Yoruba History: Intriguing conversations around Ogundiran’s new book

by Gani Kayode Balogun

Last Saturday May 8th at the Page Bookshop in the heart of Ikeja, Lagos State, Prof. Akinwunmi Ogundiran, a world- renowned archeologist of Ibadan descent, read from his 500-page seminal book, THE YORUBA: A NEW HISTORY.

Prof. Ogundiran, who is The Chancellor’s Professor of African Studies, Anthropology and History at the University of North Carolina in Charlotte, N-C. USA, was led in the conversation by another renowned culture aficionado, and Publisher of the Culture Newspaper (TCN), the award-winning author, editor, newspaper administrator, Mr. Steve Ayorinde.

Mr. Ayorinde, a former Culture and Tourism, as well as Information and Strategy Commissioner in Lagos State, led the professor through four hours of sumptuous banquet of fascinating historical buffet, devoid of embellishment and sub ethnic grandstanding, based exclusively on archeological research and carbon dating analysis.

It was a session in which members of the audience, including a literary critic, Dr. Olayinka Oyegbile, President of All Africa Music Awards (AFRIMA), Barrister Michael Dada; former Lagos Finance Commissioner, Mr. Akinyemi Ashade; former Chief Press Secretary in Lagos State, Mr. Habib Aruna, and of course, yours truly, were forced to learn, unlearn and relearn the very core of our ethnic identity, jettisoning old myths and embracing new data-based facts.

It was an afternoon well spent.
I enjoyed myself thoroughly. Not only because intellectual discourse on the Yoruba nation, past, present and future of this nature falls under my office as the Osi Aare, but I was in the presence of two great Ibadan sons, who are sitting pretty on top of their fields.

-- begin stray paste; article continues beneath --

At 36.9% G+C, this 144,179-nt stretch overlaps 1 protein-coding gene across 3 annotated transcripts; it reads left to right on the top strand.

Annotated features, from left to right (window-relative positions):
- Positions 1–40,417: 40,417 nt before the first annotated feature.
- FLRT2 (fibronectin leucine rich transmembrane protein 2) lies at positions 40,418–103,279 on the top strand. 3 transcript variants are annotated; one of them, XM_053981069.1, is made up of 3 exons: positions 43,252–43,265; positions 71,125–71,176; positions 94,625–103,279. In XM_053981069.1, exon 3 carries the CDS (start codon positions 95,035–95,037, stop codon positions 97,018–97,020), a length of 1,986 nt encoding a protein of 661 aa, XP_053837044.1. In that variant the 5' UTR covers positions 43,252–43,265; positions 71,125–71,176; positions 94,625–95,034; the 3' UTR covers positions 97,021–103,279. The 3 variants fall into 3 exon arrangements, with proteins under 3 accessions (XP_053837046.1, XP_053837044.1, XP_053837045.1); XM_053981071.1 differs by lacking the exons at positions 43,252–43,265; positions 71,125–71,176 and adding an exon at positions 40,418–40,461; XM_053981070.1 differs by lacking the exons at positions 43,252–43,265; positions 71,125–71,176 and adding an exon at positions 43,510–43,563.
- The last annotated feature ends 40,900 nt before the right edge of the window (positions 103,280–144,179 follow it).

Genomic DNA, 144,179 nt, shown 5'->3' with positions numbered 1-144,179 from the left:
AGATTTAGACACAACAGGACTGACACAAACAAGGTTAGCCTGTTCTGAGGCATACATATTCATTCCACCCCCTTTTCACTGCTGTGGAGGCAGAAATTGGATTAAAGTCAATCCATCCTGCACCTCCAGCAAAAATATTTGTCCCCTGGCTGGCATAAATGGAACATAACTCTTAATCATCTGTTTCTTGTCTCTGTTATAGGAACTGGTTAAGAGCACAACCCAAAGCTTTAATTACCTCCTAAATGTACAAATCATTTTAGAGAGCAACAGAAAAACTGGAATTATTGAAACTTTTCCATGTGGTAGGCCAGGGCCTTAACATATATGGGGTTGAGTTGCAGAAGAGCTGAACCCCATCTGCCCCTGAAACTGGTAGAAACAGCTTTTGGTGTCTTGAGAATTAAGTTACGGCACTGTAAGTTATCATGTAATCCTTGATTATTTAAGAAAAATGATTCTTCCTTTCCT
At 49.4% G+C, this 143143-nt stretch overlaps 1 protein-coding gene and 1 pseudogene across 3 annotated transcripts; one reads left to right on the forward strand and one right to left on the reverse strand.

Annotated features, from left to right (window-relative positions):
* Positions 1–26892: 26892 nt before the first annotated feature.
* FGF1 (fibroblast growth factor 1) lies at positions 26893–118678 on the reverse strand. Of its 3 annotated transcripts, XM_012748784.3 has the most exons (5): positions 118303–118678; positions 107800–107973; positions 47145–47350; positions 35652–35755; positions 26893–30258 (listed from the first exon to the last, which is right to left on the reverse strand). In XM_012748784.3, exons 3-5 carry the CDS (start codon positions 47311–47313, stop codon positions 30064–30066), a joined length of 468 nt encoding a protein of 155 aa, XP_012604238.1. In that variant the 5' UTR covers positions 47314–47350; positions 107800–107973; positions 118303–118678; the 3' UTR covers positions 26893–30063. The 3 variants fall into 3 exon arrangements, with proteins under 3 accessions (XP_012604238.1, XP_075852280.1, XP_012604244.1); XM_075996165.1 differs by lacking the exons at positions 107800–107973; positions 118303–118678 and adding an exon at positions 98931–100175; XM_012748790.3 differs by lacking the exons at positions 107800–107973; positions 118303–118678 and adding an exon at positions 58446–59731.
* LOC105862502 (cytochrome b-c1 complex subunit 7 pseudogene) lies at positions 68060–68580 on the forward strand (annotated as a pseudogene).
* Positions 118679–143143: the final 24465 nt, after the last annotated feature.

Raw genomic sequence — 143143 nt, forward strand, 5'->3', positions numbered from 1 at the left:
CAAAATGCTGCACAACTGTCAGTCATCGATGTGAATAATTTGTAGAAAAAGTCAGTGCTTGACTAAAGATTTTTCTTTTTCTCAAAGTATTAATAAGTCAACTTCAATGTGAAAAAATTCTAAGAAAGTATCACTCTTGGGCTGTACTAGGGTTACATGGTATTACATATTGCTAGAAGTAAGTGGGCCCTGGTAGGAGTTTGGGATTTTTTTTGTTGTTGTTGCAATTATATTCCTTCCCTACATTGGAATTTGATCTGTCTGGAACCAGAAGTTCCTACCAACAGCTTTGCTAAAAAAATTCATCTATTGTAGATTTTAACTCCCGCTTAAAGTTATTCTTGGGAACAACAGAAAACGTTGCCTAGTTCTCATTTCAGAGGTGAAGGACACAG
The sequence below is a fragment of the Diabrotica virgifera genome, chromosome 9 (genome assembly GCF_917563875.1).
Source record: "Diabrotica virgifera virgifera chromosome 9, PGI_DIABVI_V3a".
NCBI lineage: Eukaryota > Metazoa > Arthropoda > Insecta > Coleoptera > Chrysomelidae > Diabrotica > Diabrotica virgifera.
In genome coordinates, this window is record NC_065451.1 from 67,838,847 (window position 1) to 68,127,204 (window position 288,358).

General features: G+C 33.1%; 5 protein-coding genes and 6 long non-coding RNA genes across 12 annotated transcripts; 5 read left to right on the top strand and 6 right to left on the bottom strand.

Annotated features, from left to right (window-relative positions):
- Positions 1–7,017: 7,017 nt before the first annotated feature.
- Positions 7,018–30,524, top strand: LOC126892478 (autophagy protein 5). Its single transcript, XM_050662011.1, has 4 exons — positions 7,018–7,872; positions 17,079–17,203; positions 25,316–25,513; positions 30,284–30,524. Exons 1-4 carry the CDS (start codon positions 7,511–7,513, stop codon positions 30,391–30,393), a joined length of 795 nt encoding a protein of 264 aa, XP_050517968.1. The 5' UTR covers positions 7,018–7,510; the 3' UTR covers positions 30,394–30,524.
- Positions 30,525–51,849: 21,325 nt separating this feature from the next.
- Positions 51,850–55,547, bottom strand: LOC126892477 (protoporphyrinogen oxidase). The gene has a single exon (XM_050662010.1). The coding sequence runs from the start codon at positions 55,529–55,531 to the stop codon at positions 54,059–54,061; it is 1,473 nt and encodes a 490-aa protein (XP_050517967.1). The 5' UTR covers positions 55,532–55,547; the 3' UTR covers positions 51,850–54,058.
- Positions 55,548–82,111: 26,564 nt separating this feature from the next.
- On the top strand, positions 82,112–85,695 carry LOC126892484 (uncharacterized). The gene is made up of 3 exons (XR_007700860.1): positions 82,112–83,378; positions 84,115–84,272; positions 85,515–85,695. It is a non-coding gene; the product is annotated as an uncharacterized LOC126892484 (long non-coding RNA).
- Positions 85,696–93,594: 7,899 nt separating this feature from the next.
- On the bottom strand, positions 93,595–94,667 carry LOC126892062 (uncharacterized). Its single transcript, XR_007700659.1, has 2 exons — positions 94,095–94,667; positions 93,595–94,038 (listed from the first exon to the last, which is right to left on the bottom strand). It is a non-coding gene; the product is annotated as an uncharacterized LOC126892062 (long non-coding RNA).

Prof. Ogundiran has done his bit in situating our Yoruba heritage, and Ayorinde has done his bit in exposing and projecting it to the elite few, it is now left to us to found a way to get it into all multimedia platforms to help propagate the facts.

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It will not be easy. There will be resistance, especially from a section of the Yoruba elite who are quick in degrading their own, while embracing other cultures, and others whose minds are set, and do not want to be confused with facts that came out of data- based research.

I highly recommend this book to every culturally- inclined Yoruba men and women. It does not have all the answers, and therefore not the end of the conversation.
But it is a start in the journey towards understanding our past to guide our present and project into our future.

*Gani Kayode Balogun jnr, a public affairs analyst and marketing communications expert is the Osi Aare to the Aare Ona Kakanfo of Yorubaland.

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